Slimming pills set to be banned

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The Independent Online
REBECCA FOWLER

The Government is considering a ban on some slimming pills in the next month, following evidence that 15 deaths have been linked to the use of the amphetamine- style drugs, while hundreds of other users have suffered serious mental and physical side-effects.

The potential dangers of the drugs, frequently prescribed by private clinics to desperate slimmers, have been outlined in confidential consultation papers. They vary from rapid heart beat to depression, dependence and even psychosis.

A Department of Health spokeswoman said: "There is concern about the use of these pills, and whether it is appropriate to ban them as slimming aids. They are all licensed drugs and have a clinical use, but the concern is whether the controls are tight enough."

The Government's Medicines Commission reported that many patients receive prescriptions on demand, and that the "liberal quantities" allow for a black market. The users are also poorly monitored by clinics, and often are not overweight in the first place.

The pills work by suppressing a person's appetite, or by speeding up the body's metabolism, so that it burns up calories faster.

When slimmers have taken such drugs, which were reportedly used by the Duchess of York who recently shed almost three stone, they often see a dramatic weight loss in a very short period of time. But they may need to take increased dosages to keep up the effect.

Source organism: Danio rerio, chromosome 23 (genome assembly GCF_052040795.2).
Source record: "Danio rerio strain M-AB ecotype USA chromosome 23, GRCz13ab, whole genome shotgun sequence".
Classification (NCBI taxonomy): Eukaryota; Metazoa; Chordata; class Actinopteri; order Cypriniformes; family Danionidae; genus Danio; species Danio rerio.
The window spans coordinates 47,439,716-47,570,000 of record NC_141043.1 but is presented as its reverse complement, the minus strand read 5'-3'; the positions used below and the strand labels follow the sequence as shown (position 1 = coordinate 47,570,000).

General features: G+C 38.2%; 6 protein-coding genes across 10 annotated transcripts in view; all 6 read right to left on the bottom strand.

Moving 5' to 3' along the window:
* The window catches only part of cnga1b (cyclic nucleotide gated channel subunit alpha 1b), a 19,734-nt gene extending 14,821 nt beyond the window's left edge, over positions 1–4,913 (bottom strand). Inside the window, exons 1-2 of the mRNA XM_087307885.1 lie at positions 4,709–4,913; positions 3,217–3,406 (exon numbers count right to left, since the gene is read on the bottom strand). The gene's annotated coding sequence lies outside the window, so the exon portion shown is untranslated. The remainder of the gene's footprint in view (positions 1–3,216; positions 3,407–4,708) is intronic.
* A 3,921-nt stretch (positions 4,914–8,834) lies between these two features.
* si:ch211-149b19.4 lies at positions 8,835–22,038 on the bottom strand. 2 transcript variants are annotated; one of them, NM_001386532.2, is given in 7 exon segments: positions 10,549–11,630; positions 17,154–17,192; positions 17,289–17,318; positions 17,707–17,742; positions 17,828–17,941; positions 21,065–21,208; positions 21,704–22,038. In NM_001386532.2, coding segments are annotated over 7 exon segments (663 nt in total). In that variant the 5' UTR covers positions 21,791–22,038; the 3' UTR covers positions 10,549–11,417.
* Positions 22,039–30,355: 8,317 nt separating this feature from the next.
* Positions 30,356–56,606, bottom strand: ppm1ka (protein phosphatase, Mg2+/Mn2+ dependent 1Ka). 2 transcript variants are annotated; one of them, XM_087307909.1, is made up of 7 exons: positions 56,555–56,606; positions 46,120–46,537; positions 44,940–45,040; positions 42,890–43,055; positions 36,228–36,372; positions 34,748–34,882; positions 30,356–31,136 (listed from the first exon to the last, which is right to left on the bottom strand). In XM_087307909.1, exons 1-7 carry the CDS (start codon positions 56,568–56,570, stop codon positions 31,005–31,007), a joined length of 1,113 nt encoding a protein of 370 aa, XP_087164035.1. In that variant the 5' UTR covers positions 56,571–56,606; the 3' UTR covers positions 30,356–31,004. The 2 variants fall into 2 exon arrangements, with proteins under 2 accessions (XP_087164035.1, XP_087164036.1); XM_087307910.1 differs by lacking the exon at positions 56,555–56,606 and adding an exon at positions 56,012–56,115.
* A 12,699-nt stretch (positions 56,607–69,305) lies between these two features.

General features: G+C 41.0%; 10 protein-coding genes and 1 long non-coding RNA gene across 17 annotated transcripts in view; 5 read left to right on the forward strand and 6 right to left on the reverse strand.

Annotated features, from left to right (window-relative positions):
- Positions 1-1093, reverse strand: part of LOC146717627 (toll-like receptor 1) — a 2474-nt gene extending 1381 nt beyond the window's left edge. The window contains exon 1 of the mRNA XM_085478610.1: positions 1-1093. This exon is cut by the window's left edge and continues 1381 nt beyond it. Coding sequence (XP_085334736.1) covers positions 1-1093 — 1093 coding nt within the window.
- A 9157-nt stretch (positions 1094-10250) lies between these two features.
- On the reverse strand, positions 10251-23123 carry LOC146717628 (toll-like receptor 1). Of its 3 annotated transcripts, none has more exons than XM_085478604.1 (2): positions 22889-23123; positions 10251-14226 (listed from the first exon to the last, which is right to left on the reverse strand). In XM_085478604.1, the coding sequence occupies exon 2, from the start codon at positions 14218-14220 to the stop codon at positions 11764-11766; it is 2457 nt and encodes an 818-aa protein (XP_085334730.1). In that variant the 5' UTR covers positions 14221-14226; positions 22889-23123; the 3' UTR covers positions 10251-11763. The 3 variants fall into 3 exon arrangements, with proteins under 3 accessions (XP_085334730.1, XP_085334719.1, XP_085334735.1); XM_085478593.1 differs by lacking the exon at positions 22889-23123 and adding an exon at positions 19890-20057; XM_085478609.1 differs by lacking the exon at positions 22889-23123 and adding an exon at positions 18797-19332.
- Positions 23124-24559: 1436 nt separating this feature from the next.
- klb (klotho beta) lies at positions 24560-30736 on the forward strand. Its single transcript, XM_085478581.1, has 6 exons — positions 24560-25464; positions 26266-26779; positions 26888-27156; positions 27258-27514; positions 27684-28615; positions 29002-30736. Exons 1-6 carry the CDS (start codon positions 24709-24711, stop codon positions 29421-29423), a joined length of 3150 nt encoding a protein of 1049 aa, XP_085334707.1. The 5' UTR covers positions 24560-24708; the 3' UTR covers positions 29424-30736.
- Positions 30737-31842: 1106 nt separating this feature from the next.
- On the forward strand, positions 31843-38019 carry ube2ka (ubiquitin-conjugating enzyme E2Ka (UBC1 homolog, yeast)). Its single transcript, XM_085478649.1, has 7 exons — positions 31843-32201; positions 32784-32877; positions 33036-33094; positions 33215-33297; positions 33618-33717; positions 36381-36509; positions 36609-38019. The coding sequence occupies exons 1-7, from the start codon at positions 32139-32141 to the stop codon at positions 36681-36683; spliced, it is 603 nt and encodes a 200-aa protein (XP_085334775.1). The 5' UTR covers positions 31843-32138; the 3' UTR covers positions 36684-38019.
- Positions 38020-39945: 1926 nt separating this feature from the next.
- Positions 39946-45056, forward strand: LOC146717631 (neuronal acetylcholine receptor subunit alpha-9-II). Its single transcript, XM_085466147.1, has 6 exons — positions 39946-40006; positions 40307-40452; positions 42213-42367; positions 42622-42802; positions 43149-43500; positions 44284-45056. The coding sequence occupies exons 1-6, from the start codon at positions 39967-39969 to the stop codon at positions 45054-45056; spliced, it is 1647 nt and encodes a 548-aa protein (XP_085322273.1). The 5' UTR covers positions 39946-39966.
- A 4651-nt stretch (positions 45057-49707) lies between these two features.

Despite attempts by the General Medical Council (GMC) to impose restrictions, the pills have continued to flow among slimmers. The council sent a written warning to doctors on the harmful side-effects two years ago, and told them they faced disciplinary action for irresponsible prescriptions.

The latest report highlights the dangers of fenfluramine, which has been linked to five deaths, and phentermine, which was linked to two deaths among slimmers. The drug deithylpropion has been linked to a further eight deaths.

Among the victims was Christine Malik, a mother of two who died two years ago, aged 31, after she attempted to shed a few pounds before she went on holiday. She collapsed within five days of taking diuretics, appetite suppressants and hormone drugs prescribed by a private clinic in London.

Experts, including the GMC, have advised that the drugs should only be used to treat certain forms of obesity, and under expert medical supervision. But their use has remained rife outside these boundaries, and only a handful of doctors appear before the council each year to answer charges of issuing careless prescriptions.

Danger drugs, page 3

Leading article, page 14

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